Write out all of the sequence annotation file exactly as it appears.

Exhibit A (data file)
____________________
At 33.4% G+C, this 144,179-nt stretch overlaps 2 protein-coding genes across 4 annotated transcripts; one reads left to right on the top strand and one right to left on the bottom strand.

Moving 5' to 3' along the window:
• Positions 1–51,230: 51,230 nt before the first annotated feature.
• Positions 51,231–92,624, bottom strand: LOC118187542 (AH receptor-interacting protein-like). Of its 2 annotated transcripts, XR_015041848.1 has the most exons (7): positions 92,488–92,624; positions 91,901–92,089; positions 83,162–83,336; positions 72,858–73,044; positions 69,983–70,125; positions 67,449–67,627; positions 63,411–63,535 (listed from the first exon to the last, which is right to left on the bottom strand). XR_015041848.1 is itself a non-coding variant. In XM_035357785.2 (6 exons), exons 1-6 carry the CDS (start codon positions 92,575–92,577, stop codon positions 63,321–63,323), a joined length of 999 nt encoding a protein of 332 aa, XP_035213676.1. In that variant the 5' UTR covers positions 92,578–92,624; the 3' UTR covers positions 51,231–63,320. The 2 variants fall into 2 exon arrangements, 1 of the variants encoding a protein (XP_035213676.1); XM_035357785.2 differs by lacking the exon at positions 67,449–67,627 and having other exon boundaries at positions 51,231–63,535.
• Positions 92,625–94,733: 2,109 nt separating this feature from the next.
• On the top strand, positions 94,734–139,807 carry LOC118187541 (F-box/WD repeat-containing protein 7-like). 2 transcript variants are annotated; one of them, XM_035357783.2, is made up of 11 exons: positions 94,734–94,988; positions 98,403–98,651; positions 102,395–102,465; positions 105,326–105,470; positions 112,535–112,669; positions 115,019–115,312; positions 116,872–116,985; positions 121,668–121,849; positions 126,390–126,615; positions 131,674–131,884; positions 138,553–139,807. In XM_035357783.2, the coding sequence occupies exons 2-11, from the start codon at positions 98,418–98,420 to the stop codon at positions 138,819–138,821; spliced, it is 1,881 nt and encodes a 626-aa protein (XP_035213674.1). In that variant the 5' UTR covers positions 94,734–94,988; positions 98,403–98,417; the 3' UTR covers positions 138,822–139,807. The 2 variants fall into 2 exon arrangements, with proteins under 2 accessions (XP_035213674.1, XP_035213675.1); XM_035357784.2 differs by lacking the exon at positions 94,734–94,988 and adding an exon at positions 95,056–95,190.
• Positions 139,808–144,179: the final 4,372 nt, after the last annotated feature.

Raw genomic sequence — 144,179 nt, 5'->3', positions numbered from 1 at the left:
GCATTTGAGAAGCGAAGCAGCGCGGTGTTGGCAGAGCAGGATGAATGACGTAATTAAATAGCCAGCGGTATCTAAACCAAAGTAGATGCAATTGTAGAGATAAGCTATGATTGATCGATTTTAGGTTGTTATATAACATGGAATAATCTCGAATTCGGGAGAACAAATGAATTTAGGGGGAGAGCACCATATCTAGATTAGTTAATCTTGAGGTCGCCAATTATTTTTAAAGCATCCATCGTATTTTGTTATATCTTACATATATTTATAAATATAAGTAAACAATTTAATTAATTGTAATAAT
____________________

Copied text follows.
At 33.4% G+C, this 144,179-nt stretch overlaps 2 protein-coding genes across 4 annotated transcripts; one reads left to right on the top strand and one right to left on the bottom strand.

Moving 5' to 3' along the window:
• Positions 1–51,230: 51,230 nt before the first annotated feature.
• Positions 51,231–92,624, bottom strand: LOC118187542 (AH receptor-interacting protein-like). Of its 2 annotated transcripts, XR_015041848.1 has the most exons (7): positions 92,488–92,624; positions 91,901–92,089; positions 83,162–83,336; positions 72,858–73,044; positions 69,983–70,125; positions 67,449–67,627; positions 63,411–63,535 (listed from the first exon to the last, which is right to left on the bottom strand). XR_015041848.1 is itself a non-coding variant. In XM_035357785.2 (6 exons), exons 1-6 carry the CDS (start codon positions 92,575–92,577, stop codon positions 63,321–63,323), a joined length of 999 nt encoding a protein of 332 aa, XP_035213676.1. In that variant the 5' UTR covers positions 92,578–92,624; the 3' UTR covers positions 51,231–63,320. The 2 variants fall into 2 exon arrangements, 1 of the variants encoding a protein (XP_035213676.1); XM_035357785.2 differs by lacking the exon at positions 67,449–67,627 and having other exon boundaries at positions 51,231–63,535.
• Positions 92,625–94,733: 2,109 nt separating this feature from the next.
• On the top strand, positions 94,734–139,807 carry LOC118187541 (F-box/WD repeat-containing protein 7-like). 2 transcript variants are annotated; one of them, XM_035357783.2, is made up of 11 exons: positions 94,734–94,988; positions 98,403–98,651; positions 102,395–102,465; positions 105,326–105,470; positions 112,535–112,669; positions 115,019–115,312; positions 116,872–116,985; positions 121,668–121,849; positions 126,390–126,615; positions 131,674–131,884; positions 138,553–139,807. In XM_035357783.2, the coding sequence occupies exons 2-11, from the start codon at positions 98,418–98,420 to the stop codon at positions 138,819–138,821; spliced, it is 1,881 nt and encodes a 626-aa protein (XP_035213674.1). In that variant the 5' UTR covers positions 94,734–94,988; positions 98,403–98,417; the 3' UTR covers positions 138,822–139,807. The 2 variants fall into 2 exon arrangements, with proteins under 2 accessions (XP_035213674.1, XP_035213675.1); XM_035357784.2 differs by lacking the exon at positions 94,734–94,988 and adding an exon at positions 95,056–95,190.
• Positions 139,808–144,179: the final 4,372 nt, after the last annotated feature.

Raw genomic sequence — 144,179 nt, 5'->3', positions numbered from 1 at the left:
GCATTTGAGAAGCGAAGCAGCGCGGTGTTGGCAGAGCAGGATGAATGACGTAATTAAATAGCCAGCGGTATCTAAACCAAAGTAGATGCAATTGTAGAGATAAGCTATGATTGATCGATTTTAGGTTGTTATATAACATGGAATAATCTCGAATTCGGGAGAACAAATGAATTTAGGGGGAGAGCACCATATCTAGATTAGTTAATCTTGAGGTCGCCAATTATTTTTAAAGCATCCATCGTATTTTGTTATATCTTACATATATTTATAAATATAAGTAAACAATTTAATTAATTGTAATAAT